New OECD tax for MNCs can boost revenue but non-tax incentives needed to keep S'pore attractive: MPs

The new global minimum tax for large multinational companies might affect Singapore's attractiveness to global firms, said some MPs. PHOTO: ST FILE

SINGAPORE - Leveraging corporate tax, including the new global minimum tax for large multinational companies, can be a benefit in providing another revenue lever for Singapore, MPs said in Parliament on Monday (Feb 28).

But this might also affect Singapore's attractiveness to global firms, said some MPs on the first day of the Budget debate, as they asked if other factors would be enough to outweigh the tax incentives that will be made redundant with the new tax rate.

Some 137 countries under the Organisation for Economic Cooperation and Development (OECD), including Singapore, agreed to the global minimum tax rate of 15 per cent on large multinational companies that is expected to come into effect next year.

Workers' Party MP Jamus Lim (Sengkang GRC) said this corporate tax lever could possibly help to grow Singapore's revenue, providing an alternative to the goods and services tax (GST) hike.

With the OECD agreement, there will be an assumed reasonable loss of corporate and personal income taxes under Pillar 1, which reallocates taxing rights from markets where activities are conducted to where consumers are located.

But the new global minimum tax rate of 15 per cent under Pillar 2 for the large global firms can amount to a two-thirds increase in the effective rate from current levels, Associate Professor Lim said.

This could generate some $3.45 billion, even as Singapore still allows small and medium-sized enterprises (SMEs) to retain their current 3 per cent effective rate.

Mr Louis Chua (Sengkang GRC) also noted that corporate income taxes have consistently been the largest contributor to the Government's operating revenues, and asked if there is more scope for companies to pay their fair share of taxes, especially with the looming GST hikes, which ultimately would be borne by consumers and not corporate entities.

"To be clear, I fully recognise that many local SMEs and small businesses, especially those in the retail and food and beverage scene, have been struggling to make ends meet amid the changing safe management rules over the past two years, and I applaud efforts by the Government to strengthen our local enterprises," he said.

"However, it is interesting to note that while more than $29 billion of Jobs Support Scheme funding were provided to corporates in the last two years, it appears that corporate profitability as a whole didn't fare too badly."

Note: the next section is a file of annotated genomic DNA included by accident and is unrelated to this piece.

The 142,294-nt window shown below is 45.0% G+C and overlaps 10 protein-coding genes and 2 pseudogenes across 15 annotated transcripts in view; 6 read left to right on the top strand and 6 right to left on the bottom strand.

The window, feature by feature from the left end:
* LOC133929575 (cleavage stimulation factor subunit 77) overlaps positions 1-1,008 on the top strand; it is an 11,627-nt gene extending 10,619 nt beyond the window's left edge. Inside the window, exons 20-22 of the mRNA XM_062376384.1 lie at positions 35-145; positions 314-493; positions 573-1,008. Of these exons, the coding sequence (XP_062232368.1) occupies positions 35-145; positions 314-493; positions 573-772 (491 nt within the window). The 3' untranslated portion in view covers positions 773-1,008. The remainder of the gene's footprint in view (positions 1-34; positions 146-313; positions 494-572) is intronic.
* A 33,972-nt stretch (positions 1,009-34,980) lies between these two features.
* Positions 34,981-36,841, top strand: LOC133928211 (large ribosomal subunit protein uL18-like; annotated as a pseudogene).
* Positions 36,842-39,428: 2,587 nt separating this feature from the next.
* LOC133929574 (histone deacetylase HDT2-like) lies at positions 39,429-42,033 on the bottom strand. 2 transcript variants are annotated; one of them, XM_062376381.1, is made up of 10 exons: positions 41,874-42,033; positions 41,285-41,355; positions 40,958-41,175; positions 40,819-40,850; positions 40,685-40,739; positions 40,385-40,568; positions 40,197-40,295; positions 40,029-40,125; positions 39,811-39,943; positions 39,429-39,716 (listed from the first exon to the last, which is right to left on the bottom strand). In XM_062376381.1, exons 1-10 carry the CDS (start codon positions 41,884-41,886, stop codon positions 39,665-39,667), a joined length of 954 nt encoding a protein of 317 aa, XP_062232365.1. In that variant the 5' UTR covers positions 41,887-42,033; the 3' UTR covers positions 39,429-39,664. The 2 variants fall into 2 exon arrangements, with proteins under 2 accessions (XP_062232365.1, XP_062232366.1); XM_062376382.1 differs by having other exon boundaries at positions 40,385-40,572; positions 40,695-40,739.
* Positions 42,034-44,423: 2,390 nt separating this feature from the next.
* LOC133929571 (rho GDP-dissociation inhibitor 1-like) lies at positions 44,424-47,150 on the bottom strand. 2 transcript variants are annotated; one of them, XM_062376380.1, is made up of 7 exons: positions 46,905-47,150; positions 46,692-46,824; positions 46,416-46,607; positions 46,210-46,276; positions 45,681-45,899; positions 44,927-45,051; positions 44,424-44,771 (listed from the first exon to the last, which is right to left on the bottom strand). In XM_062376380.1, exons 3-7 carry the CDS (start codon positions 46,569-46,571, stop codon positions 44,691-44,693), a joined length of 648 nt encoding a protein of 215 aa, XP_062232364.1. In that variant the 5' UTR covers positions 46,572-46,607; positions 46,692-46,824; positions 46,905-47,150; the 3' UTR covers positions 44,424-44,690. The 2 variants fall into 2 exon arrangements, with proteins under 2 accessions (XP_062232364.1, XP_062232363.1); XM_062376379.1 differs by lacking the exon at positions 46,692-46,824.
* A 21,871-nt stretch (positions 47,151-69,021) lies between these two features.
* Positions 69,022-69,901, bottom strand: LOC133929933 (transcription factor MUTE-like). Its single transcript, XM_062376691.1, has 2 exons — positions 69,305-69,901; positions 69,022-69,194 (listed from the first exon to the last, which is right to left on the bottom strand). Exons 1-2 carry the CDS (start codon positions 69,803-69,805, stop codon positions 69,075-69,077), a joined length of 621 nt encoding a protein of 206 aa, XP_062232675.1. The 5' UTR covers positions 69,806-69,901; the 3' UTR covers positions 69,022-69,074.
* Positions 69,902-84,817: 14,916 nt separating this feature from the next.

Mr Chua noted that corporate income tax revenues from last year are expected to exceed pre-pandemic levels, and this is also expected to reach a new high in the 2022 financial year.

He also asked for estimates on how the OECD measures would affect enterprises here, noting that there are 1,800 large global corporations that will be subject to the 15 per cent tax rate.

"I hope that the Government will view the global minimum tax reforms as an opportunity rather than a threat, given Singapore's strong non-tax advantages and attractiveness to multinational enterprises," he said.

He added that Singapore offers other non-tax advantages that can continue to attract multinational firms here.

But Mr Saktiandi Supaat (Bishan-Toa Payoh GRC) asked how the Government plans to preserve Singapore's attractiveness without tax incentives.

"Is it possible to repackage some of these tax incentives so that agencies like the Economic Development Board of Singapore can still continue to have these 'carrots' in the bag as they pitch to foreign investors? What will happen to the investment tax credits with the changes?" he asked.

"As we consider our own implementation steps, I hope we can adopt a 'wait and see' approach - to consider how other countries are implementing this before tailoring our implementation steps in tandem, rather than pioneer an implementation model ahead of the rest of the world."

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